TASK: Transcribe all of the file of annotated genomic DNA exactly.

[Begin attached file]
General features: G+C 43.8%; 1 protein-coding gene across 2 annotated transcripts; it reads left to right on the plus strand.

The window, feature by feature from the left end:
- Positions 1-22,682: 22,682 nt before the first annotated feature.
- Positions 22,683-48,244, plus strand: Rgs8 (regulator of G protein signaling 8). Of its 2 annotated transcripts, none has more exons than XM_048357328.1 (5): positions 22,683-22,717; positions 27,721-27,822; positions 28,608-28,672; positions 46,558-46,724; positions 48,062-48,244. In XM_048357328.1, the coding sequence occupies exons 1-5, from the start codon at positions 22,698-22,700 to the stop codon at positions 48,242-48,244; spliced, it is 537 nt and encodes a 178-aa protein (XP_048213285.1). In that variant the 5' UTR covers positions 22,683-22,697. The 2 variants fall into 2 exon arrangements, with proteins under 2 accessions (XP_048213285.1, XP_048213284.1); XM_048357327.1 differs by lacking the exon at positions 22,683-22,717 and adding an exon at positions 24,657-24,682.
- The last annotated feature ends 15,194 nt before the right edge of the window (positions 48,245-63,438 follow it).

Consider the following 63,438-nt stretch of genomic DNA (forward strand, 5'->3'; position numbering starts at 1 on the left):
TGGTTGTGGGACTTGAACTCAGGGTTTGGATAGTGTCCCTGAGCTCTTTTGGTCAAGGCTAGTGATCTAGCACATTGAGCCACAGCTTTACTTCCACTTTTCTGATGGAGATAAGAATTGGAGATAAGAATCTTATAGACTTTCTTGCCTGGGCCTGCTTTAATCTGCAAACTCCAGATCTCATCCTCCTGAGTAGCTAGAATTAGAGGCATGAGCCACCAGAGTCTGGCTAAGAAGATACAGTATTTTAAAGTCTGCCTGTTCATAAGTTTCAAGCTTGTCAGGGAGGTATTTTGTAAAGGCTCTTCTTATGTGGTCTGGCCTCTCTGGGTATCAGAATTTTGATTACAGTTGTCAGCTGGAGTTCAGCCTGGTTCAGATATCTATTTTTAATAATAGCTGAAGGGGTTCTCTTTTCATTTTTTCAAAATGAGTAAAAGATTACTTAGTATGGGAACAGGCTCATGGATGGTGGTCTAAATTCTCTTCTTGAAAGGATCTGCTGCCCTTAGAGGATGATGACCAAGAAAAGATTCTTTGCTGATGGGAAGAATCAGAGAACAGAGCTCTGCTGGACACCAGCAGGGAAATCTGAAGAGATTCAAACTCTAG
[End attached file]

General features: G+C 43.8%; 1 protein-coding gene across 2 annotated transcripts; it reads left to right on the plus strand.

The window, feature by feature from the left end:
- Positions 1-22,682: 22,682 nt before the first annotated feature.
- Positions 22,683-48,244, plus strand: Rgs8 (regulator of G protein signaling 8). Of its 2 annotated transcripts, none has more exons than XM_048357328.1 (5): positions 22,683-22,717; positions 27,721-27,822; positions 28,608-28,672; positions 46,558-46,724; positions 48,062-48,244. In XM_048357328.1, the coding sequence occupies exons 1-5, from the start codon at positions 22,698-22,700 to the stop codon at positions 48,242-48,244; spliced, it is 537 nt and encodes a 178-aa protein (XP_048213285.1). In that variant the 5' UTR covers positions 22,683-22,697. The 2 variants fall into 2 exon arrangements, with proteins under 2 accessions (XP_048213285.1, XP_048213284.1); XM_048357327.1 differs by lacking the exon at positions 22,683-22,717 and adding an exon at positions 24,657-24,682.
- The last annotated feature ends 15,194 nt before the right edge of the window (positions 48,245-63,438 follow it).

Consider the following 63,438-nt stretch of genomic DNA (forward strand, 5'->3'; position numbering starts at 1 on the left):
TGGTTGTGGGACTTGAACTCAGGGTTTGGATAGTGTCCCTGAGCTCTTTTGGTCAAGGCTAGTGATCTAGCACATTGAGCCACAGCTTTACTTCCACTTTTCTGATGGAGATAAGAATTGGAGATAAGAATCTTATAGACTTTCTTGCCTGGGCCTGCTTTAATCTGCAAACTCCAGATCTCATCCTCCTGAGTAGCTAGAATTAGAGGCATGAGCCACCAGAGTCTGGCTAAGAAGATACAGTATTTTAAAGTCTGCCTGTTCATAAGTTTCAAGCTTGTCAGGGAGGTATTTTGTAAAGGCTCTTCTTATGTGGTCTGGCCTCTCTGGGTATCAGAATTTTGATTACAGTTGTCAGCTGGAGTTCAGCCTGGTTCAGATATCTATTTTTAATAATAGCTGAAGGGGTTCTCTTTTCATTTTTTCAAAATGAGTAAAAGATTACTTAGTATGGGAACAGGCTCATGGATGGTGGTCTAAATTCTCTTCTTGAAAGGATCTGCTGCCCTTAGAGGATGATGACCAAGAAAAGATTCTTTGCTGATGGGAAGAATCAGAGAACAGAGCTCTGCTGGACACCAGCAGGGAAATCTGAAGAGATTCAAACTCTAG